We took George the Cat to the vet for the first time in five years just before Mother's Day. We were pretty certain his kidneys were failing, as he has managed for sixteen years with only one fully-functioning kidney.
George had never been a good cat at the vet. He had in fact bitten people there, and we suspect he has some sort of BAD BITEY KITTY stamp in his file.
He had to be sedated just so they could finish his physical exam below the neck, and take a blood sample. We took home a zillion cans of prescription cat food, and an antibiotic that I've had no luck getting into him. Dubbadad has been giving him subcutaneous fluids, and George has been surprisingly cooperative. We have been optimistic.
But he stopped eating five days ago. Completely stopped. Tuna right of the can, tuna juice, cucumber peelings -- none of his favorites have even tempted him.
It was pretty obvious where this was all headed. I have been very frank with Ander and Aliza.
I spent last night in the living room, with my arm hanging off the sofa and into his basket. Whenever either of us stirred, he would purr.
The children both spent time with him this morning, cuddling him, saying their goodbyes. Dubbadad read Aliza The Tenth Good Thing About Barney, and Alexander read it to himself while he sat by George and petted him. They understood what was going to happen today, and that George wouldn't be there when they came home.
While waiting for her carpool to pick her up, Aliza drew with bright blue chalk on the sidewalk, and chatted about how she thinks we should put George's ashes in a small box with a note listing all of his best traits and bury it in the garden so the fairies could look over him.
(She apparently explained cremation to her carpool -- oy.)
After they both left for school, George kept a tiny amount of a high-calorie liquid cat food down, and I got hopeful, but then his hind legs stopped working properly.
He slept all day after that, not even stirring when i opened the back door, inviting him out into the sun. I let him sleep.
And then I made the horrible horrible appointment at the vet, because what was coming around the corner after leg weakness was all bad and mostly painful.
I petted him awake and took some last pictures and wrapped him in his favorite blanket and let him lie on my chest -- him purring, stretching out one paw to knead my neck as per always -- me talking to him about the hummingbirds and bees in the lavender, and thanking him for finding us 16 years ago, and for meowing whenever babies woke in the night -- until Dubbadad came home to drive us to the vet.
I held George on the way, wrapped in his blanket and in the ankh-emblazoned drop-cloth we made for ander's party. He had never been out of a carrier in a car before. The sky going past the window seemed to amaze him.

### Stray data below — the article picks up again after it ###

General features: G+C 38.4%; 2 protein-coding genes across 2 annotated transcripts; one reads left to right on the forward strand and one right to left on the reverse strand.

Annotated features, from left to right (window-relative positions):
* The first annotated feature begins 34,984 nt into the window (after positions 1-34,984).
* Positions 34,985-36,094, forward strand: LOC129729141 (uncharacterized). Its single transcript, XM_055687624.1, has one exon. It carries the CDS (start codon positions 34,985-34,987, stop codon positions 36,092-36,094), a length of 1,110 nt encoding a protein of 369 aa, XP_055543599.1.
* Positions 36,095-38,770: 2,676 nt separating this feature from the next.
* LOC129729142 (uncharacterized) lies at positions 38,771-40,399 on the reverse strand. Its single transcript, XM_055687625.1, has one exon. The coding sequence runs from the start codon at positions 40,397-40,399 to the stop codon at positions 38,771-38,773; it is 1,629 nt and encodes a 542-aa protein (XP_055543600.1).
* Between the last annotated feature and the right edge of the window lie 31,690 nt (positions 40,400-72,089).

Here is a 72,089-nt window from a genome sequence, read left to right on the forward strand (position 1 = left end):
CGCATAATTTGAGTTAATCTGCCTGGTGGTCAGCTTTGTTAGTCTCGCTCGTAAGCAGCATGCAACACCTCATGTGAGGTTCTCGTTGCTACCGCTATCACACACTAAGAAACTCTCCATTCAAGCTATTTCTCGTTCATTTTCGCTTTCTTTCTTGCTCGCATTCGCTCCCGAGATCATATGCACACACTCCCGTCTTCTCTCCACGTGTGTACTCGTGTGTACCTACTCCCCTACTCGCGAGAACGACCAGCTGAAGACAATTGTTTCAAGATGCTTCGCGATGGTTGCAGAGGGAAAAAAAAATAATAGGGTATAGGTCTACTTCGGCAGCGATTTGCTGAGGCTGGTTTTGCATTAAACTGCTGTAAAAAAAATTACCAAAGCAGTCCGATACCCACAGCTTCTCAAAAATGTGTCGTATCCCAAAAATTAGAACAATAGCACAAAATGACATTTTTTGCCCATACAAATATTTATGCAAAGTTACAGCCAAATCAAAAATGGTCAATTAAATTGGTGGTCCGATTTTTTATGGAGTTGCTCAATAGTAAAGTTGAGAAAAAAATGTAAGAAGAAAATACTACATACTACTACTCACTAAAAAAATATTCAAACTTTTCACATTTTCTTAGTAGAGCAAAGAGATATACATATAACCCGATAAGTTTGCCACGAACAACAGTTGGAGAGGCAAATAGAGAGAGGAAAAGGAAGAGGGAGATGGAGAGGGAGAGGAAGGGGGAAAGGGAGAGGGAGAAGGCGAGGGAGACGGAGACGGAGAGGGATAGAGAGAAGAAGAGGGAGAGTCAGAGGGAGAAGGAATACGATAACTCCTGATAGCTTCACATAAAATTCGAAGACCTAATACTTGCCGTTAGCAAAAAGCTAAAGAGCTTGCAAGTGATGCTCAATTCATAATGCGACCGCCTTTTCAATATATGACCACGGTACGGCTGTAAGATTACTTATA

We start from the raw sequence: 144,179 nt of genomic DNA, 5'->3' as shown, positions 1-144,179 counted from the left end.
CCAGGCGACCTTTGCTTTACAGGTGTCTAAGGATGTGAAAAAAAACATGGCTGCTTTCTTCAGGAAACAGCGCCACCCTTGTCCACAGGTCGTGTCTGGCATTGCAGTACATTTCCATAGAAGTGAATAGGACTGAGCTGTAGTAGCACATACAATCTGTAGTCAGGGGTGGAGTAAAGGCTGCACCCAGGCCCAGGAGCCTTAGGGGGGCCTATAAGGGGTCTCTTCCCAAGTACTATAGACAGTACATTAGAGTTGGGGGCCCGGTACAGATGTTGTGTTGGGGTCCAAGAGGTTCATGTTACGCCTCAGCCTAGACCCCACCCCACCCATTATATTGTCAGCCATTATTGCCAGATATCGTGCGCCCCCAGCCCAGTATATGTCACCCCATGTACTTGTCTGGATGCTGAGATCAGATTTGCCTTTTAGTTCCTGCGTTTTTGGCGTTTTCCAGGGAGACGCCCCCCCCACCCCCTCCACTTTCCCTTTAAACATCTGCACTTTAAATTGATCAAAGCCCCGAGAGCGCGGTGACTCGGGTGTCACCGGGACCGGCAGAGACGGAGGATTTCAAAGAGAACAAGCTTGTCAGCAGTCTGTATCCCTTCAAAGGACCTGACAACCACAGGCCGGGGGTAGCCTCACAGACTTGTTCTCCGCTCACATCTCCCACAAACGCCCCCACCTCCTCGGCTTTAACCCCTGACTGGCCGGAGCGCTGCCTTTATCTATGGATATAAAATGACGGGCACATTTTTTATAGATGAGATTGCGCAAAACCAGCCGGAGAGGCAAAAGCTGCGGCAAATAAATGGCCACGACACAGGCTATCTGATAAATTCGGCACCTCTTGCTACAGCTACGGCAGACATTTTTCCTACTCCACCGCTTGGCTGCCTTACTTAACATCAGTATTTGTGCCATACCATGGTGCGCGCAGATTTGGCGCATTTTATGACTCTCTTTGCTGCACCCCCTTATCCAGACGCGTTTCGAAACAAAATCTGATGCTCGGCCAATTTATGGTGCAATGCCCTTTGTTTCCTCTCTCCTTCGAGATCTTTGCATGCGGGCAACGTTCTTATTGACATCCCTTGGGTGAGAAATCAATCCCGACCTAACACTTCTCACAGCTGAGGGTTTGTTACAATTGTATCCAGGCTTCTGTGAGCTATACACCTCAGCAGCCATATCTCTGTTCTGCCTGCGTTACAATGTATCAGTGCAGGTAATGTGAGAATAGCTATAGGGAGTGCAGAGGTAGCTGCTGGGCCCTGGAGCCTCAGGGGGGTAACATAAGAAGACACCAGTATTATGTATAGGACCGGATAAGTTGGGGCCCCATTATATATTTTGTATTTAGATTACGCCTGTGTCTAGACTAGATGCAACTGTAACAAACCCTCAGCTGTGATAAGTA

I waited in the parking lot while Dubbadad got us checked in. We stood in the bright sun, and George closed his eyes, and i hoped he was soaking it up, remembering every sun puddle and warm brick he had ever laid in or on.
When we went inside, they showed us into a lovely blue-painted room, with low lights. George was mellow and purring and even let the vet pet him.
But when they tried to unwrap him to put in the catheter, he tapped into some long-gone store of snarliness -- and they they had to take him away to sedate him.
But we were with him after that. And it was very fast because he is very small these days. It was awful, but it was good.
I had to pick up the children too soon afterwards.
Alexander got into the car, and immediately and animatedly started telling me about his day. When there was a lull, I took a deep breath and told him that we had indeed taken George to the vet. I told him the whole story of George's last day, and he cried silently -- tears pouring down his face -- until I was able to pull over at Barnsdall and stop the car, and get in back with him, and hug him while we cried together.
We talked about how strange it is that we cry, that George had had a long, happy life, that he was not in pain, that we had loved him.
I told him how happy I was that he had know this George, the sweet, mellow cat who waited on the patio for Ander to come out of the garage at the end of the school day,who flopped over and awaited snuggling when he heard the garage door go up. (This was a far cry from the feisty, bite-y, 'Jorge, el Gato Loco' he had been before children entered the picture.)
We drove the rest of the way to get Aliza with him reading his book.
There was a big after-school arts celebration at Aliza's school, so i didn't break the news to her until we were back in the car and leaving campus.
We all decided to go to a favorite restaurant in Eagle Rock. Aliza moved from sitting next to her brother (her preferred seating arrangement) to sitting next to me, and proceeded to cry on and off through her meal. I told her she would feel better with time...and some pho...and maybe a few sweet potato fries...and she smiled a little and brought up (not for the first time this week) the possibility of getting a kitten. I told her it was important to miss George for a while, that he wasn't a broken toy that just got replaced. And she nodded and said, "mmmhmmm... But a kitten IS the first thing you think of..."
I keep hearing George's tags jingling against a food bowl that hasn't been there in two days. I keep closing doors that don't need to be hurried shut. And I was certain I heard him snoring when I came in here to check e-mail, and it was only when I noticed his basket was empty that I remembered.